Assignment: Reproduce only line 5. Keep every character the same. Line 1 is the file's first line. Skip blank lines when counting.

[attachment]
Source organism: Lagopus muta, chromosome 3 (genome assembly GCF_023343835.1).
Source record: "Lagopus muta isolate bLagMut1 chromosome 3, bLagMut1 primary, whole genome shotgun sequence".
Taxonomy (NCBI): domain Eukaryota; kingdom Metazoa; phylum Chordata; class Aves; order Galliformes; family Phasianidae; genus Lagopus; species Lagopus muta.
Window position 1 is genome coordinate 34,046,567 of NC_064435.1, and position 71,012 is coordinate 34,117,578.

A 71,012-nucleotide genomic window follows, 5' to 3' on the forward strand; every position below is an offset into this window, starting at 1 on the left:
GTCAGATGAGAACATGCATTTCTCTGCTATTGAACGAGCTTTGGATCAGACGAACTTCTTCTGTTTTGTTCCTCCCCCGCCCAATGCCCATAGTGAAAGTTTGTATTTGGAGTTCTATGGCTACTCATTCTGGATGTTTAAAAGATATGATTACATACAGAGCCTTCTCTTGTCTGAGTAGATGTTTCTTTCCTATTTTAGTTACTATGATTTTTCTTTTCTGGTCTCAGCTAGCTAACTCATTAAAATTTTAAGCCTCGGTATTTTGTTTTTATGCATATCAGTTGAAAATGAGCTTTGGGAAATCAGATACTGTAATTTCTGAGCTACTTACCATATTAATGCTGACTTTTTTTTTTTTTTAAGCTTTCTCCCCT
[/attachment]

A 71,012-nucleotide genomic window follows, 5' to 3' on the forward strand; every position below is an offset into this window, starting at 1 on the left: